Conventional wisdom holds that cleaning up a company’s environmental record is more expensive than paying fines, settling with plaintiffs, or dodging the liability altogether. That understanding guided decades of corporate behavior, from dumping carcinogens into California’s drinking water supply to faking emission tests on diesel cars.
But a growing body of research challenges that notion. Since 2015, studies have suggested that the cost of improving a company’s environmental record is no cost at all, but rather an investment that boosts profits, efficiency, and competitiveness.
Fanny Hermundsdottir and Arild Aspelund, researchers at the Norwegian University of Science and Technology, reviewed more than 100 scientific papers published between 2005 and 2020 measuring the correlation between firms’ investments in sustainability and their competitiveness. Their results, published in the Journal of Cleaner Production, showed that 64 companies exhibited a positive relationship between sustainability innovations and competitiveness; 29 showed mixed or neutral results; five were inconclusive, and two studies showed negative effects.
“Our main contribution is to show that the alternative hypothesis—that sustainability is simply a cost driver—is debunked,” Aspelund wrote by email. “There is no scientific evidence to support such a claim.”
Most researchers, Aspelund argues, are moving toward a consensus that business opportunities from investing in sustainable operations generally eclipse costs. Examples such as Walmart’s money-making decision to green (and simplify) its supply chain in 2005 are becoming more common. But he concedes that few would unconditionally agree that “sustainability is profitable.”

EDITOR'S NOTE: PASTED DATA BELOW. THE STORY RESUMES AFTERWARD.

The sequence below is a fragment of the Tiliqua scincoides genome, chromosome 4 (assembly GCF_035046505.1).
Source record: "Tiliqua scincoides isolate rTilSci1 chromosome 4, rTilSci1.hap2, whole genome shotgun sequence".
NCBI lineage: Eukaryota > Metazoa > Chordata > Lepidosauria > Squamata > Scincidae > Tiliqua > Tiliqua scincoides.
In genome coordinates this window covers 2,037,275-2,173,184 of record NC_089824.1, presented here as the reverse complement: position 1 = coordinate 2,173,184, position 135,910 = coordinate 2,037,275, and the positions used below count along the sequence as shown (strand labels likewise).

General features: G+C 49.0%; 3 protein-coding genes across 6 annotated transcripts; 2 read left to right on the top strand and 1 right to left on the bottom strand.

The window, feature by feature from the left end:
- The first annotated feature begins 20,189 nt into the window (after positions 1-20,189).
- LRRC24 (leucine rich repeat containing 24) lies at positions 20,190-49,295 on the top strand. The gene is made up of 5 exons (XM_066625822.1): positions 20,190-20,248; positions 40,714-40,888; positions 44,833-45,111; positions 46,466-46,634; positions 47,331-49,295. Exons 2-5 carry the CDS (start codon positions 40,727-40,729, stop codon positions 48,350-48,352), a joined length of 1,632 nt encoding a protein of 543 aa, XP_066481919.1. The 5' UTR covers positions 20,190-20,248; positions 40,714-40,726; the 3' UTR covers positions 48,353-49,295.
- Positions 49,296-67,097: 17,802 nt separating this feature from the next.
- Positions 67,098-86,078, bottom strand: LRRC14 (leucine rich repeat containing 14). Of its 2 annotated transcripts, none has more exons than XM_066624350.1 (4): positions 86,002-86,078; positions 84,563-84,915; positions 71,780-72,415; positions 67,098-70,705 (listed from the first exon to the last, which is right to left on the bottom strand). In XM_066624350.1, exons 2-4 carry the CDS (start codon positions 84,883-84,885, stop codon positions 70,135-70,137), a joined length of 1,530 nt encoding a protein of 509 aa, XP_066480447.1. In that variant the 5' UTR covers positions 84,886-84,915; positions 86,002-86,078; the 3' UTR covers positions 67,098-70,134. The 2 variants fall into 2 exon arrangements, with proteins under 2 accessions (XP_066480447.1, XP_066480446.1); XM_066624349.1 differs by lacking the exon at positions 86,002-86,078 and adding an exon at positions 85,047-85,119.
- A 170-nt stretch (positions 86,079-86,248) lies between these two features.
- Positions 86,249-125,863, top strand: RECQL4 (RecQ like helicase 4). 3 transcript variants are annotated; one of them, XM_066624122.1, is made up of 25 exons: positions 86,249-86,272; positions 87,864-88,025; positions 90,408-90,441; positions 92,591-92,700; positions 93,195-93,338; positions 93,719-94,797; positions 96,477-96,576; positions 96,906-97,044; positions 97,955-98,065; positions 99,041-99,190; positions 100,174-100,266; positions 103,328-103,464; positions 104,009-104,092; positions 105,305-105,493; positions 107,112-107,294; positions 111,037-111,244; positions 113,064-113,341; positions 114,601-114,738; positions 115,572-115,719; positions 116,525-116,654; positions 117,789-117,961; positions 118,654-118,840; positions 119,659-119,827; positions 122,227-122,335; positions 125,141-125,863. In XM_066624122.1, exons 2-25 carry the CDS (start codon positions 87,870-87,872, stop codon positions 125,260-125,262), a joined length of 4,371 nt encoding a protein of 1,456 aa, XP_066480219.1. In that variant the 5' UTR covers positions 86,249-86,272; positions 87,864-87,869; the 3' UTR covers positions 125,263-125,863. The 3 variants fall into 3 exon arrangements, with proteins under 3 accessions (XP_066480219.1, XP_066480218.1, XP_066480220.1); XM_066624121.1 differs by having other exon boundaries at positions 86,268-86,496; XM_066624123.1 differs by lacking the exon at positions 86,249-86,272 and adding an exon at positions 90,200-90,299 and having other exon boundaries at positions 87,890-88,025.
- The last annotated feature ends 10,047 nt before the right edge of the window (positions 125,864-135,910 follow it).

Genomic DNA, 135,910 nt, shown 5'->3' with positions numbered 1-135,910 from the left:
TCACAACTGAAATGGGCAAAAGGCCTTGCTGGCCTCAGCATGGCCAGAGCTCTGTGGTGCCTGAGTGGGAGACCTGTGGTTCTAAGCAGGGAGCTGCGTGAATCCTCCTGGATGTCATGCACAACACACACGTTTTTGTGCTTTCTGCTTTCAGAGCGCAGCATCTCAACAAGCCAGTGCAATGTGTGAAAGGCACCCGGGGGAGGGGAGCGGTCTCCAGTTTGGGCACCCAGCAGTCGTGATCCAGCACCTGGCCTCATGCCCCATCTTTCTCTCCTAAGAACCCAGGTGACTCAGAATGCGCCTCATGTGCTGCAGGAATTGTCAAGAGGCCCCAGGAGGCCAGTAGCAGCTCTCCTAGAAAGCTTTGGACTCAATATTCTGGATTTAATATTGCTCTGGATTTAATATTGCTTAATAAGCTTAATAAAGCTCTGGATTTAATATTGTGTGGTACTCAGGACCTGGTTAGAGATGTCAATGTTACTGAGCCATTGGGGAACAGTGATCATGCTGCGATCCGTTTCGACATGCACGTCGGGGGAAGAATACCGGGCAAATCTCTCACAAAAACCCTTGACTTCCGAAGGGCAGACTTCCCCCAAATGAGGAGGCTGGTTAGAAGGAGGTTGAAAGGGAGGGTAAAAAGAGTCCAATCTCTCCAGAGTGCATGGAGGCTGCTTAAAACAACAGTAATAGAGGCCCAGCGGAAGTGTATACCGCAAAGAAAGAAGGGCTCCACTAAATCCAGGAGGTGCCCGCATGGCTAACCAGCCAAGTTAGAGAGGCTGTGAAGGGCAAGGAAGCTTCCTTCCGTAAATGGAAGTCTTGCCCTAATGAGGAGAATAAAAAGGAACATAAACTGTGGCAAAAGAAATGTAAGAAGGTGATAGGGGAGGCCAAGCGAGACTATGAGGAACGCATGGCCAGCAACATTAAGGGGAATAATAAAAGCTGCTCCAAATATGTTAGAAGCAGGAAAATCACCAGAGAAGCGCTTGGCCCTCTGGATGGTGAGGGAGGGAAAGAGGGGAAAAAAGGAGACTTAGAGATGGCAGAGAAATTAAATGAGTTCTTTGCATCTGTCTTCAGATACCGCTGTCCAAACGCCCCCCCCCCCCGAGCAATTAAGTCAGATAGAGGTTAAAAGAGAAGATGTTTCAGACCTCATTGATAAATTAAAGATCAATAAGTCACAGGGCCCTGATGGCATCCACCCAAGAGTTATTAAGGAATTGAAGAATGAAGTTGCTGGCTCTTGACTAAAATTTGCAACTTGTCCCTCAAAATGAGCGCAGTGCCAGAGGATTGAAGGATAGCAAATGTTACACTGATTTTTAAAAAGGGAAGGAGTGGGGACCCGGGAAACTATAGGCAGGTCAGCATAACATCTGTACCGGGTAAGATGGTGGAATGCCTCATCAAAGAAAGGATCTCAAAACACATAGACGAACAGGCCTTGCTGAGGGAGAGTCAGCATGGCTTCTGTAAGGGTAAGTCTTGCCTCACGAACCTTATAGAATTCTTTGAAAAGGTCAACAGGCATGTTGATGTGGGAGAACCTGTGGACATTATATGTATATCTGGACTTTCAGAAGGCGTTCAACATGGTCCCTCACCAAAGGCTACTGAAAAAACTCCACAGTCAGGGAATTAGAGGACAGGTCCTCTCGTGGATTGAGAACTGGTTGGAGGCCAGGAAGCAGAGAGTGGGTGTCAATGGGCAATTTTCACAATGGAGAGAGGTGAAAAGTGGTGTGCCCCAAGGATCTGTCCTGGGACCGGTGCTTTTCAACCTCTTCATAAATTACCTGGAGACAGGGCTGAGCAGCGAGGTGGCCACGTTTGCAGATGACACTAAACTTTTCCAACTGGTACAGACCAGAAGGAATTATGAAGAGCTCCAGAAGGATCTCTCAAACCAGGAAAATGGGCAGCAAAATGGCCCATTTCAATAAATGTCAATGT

The case isn’t clear-cut for two reasons. First, the scientific literature doesn’t employ standard metrics, and researchers have only studied a subset of the corporate strategies adopted. They also don’t always publish studies that fail to find significant correlations between sustainability and profitability, creating a potential bias toward better outcomes.
The second reason is proving causality: Do investments in sustainability increase a firm’s competitiveness, or are highly competitive firms more likely to invest in sustainability? The data is inconclusive.
“The idea that sustainability is simply a cost driver seems to be more of an assumption than an empirical reality,” says Wesley Longhofer, an associate professor at Emory University’s Goizueta Business School. But because many sustainability innovations serve the core business and improve performance, “it raises lots of questions about reverse causality.”
Wall Street isn’t waiting for clarity. BlackRock, the world’s largest asset manager, says it will now formally assess climate and sustainability risks as part of its investment decisions. It’s joined by other investors in ClimateAction 100+, a global consortium pushing companies to begin eliminating emissions. And many firms already are: At least 1,100 companies have voluntarily adopted emission targets, according to the Science Based Targets initiative, and 385 of them have pledged to meet the 1.5°C target set under the Paris Agreement.
Companies can still “save” money by cutting corners on their environmental obligations, at least at first. But the strategy risks catastrophic losses. Volkswagen’s diesel emissions cheating scandal has cost the German carmaker €30 billion ($36 billion) so far, while exacting an enormous reputational price at a time when it needs to pivot to electric vehicles.
Moving forward, suggest Aspelund, we may want to stop asking whether green investments make financial sense, but “how, and under which conditions does sustainability create value for firms.” So far, academics have a lot more work to do to answer this question.